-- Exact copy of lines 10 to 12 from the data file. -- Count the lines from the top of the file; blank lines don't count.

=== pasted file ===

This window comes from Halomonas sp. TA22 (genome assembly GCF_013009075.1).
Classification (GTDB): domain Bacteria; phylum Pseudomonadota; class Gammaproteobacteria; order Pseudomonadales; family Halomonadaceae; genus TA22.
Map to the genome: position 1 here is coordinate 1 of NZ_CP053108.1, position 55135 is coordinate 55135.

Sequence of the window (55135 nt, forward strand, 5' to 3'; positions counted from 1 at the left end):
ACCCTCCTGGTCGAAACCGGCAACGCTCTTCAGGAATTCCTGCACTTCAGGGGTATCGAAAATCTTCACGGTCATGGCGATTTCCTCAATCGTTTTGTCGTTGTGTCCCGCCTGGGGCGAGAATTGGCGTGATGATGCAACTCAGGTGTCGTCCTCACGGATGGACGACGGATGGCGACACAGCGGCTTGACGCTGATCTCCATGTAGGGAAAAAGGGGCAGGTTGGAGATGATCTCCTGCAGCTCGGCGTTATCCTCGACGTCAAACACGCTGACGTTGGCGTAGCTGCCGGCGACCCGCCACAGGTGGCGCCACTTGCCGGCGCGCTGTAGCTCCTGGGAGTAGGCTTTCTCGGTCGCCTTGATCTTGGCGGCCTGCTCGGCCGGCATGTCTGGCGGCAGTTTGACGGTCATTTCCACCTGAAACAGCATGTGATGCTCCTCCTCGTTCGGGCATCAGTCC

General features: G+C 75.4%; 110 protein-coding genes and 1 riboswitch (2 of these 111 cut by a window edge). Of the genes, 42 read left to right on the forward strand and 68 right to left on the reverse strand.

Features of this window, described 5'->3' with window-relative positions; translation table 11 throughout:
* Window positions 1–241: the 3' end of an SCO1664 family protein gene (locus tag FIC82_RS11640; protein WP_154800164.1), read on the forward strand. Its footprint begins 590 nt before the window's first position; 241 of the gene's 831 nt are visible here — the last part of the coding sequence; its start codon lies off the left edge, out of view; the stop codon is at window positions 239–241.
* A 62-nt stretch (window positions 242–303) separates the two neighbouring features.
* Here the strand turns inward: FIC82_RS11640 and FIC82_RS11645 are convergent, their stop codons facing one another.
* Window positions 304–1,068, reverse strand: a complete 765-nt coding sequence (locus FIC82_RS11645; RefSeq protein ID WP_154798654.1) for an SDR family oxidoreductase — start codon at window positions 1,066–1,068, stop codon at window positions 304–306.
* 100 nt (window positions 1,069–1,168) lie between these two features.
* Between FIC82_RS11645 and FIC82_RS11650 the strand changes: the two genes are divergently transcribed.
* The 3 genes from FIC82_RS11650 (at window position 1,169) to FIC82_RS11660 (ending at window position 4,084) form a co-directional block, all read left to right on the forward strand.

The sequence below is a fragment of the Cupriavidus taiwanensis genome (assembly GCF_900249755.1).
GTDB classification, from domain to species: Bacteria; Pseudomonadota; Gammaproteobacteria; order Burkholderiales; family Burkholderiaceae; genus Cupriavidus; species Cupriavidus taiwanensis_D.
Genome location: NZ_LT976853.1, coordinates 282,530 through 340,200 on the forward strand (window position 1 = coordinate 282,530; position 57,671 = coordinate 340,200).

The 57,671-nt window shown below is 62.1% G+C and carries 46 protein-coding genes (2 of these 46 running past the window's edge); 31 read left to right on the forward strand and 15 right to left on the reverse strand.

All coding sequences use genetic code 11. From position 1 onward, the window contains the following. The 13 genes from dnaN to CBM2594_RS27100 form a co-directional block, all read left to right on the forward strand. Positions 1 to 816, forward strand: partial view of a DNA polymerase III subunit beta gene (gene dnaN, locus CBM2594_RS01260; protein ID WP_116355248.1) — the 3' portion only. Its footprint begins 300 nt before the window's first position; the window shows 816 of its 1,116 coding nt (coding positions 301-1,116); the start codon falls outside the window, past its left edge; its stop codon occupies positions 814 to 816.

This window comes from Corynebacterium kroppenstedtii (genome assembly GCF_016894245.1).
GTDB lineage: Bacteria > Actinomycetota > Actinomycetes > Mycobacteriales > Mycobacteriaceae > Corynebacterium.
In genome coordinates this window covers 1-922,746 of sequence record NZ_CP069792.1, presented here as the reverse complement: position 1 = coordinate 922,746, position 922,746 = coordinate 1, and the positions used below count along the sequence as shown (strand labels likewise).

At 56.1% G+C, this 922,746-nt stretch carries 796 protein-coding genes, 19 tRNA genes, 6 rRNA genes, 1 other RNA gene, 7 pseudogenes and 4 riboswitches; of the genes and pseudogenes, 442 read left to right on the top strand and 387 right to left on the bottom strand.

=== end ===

* Here the strand turns inward: FIC82_RS11640 and FIC82_RS11645 are convergent, their stop codons facing one another.
* Window positions 304–1,068, reverse strand: a complete 765-nt coding sequence (locus FIC82_RS11645; RefSeq protein ID WP_154798654.1) for an SDR family oxidoreductase — start codon at window positions 1,066–1,068, stop codon at window positions 304–306.
* 100 nt (window positions 1,069–1,168) lie between these two features.